As governments around the world are discovering, most people won't make big changes because of the distant threat of global warming. But they will change for an immediate and tangible benefit. Let's face it, we're more likely to buy a hybrid car if we can drive in the carpool lanes while we're saving the planet.
So climate change may not be the main reason Maldivians are moving to their new island. But it has helped the country pay for it.
"That is an example of how we can adapt to future changes," says Abdulla Naseer, who runs the Ministry of Fisheries. "But of course, it involves a lot of costs as well.
And President Gayoom wants other countries to help pay the costs of finishing Hulhumale, which is only half done, and raising portions of several other islands.
His strategy has been to make the case that developed nations are causing climate change and that they must help pay for solutions like taller islands.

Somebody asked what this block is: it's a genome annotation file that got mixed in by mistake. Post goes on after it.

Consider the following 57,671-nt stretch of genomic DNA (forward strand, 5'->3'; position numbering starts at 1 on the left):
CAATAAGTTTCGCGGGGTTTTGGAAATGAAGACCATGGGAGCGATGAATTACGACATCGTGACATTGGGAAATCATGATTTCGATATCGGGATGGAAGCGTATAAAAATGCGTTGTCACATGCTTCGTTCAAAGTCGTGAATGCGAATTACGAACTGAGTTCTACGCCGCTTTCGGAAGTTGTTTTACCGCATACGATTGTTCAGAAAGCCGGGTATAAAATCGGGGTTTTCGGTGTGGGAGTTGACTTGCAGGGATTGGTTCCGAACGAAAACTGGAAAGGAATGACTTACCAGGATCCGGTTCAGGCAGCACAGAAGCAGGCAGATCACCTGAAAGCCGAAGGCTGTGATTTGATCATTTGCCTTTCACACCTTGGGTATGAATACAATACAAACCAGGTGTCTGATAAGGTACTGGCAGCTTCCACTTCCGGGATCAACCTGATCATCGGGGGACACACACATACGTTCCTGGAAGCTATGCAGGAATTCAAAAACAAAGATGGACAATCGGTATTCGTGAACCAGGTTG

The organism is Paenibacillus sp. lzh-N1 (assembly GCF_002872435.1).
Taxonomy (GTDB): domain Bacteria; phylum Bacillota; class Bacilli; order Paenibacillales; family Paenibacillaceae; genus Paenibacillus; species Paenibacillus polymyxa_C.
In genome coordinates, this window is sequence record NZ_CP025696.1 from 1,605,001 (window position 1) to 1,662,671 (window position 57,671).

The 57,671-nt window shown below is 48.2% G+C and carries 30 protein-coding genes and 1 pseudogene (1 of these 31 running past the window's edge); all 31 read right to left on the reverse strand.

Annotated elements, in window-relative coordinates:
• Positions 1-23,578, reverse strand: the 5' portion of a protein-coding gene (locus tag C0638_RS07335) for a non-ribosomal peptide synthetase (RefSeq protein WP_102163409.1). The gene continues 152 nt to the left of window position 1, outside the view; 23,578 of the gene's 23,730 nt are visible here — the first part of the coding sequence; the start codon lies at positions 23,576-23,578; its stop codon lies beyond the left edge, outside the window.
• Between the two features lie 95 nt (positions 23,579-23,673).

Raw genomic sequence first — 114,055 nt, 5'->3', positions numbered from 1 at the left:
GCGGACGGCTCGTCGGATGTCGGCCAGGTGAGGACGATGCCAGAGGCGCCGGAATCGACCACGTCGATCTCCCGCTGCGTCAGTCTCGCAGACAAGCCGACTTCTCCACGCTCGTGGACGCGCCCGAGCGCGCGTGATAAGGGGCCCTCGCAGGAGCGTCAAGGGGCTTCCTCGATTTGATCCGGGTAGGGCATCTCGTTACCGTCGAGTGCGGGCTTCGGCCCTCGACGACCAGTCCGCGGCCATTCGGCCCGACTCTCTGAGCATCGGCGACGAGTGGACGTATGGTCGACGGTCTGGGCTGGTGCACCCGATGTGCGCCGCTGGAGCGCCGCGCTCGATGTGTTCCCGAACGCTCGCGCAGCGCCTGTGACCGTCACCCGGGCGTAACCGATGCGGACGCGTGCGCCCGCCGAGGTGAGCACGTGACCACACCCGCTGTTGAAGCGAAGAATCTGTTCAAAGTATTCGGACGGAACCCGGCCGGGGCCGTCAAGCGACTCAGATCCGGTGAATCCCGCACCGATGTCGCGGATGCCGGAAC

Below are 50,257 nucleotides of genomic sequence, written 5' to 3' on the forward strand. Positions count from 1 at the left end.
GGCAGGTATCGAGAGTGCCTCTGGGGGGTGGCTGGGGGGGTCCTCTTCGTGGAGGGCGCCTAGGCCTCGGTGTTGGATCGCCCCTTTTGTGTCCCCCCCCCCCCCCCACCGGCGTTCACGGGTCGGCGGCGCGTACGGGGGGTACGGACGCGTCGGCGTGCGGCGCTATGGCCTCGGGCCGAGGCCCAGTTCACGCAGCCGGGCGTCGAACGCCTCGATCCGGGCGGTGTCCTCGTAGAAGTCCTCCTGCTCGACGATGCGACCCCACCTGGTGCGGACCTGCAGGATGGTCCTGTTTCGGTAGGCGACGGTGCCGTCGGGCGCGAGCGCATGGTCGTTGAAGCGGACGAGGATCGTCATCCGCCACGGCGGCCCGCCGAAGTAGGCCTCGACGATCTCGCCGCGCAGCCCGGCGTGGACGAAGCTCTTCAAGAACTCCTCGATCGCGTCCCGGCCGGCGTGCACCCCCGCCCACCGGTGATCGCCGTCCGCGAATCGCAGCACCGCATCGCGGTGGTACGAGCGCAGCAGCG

"Over half of our islands are eroding at an alarming rate," Gayoom said at the U.N.'s climate change meeting in Bali in late 2007. "In some cases, island communities have had to be relocated to safer islands. Without immediate action, the long-term habitation of our tiny islands is in serious doubt."
By action, he means money. And thanks to a change in the political climate over the past couple of decades, Gayoom is likely to get what he wants.
Produced by Jane Greenhalgh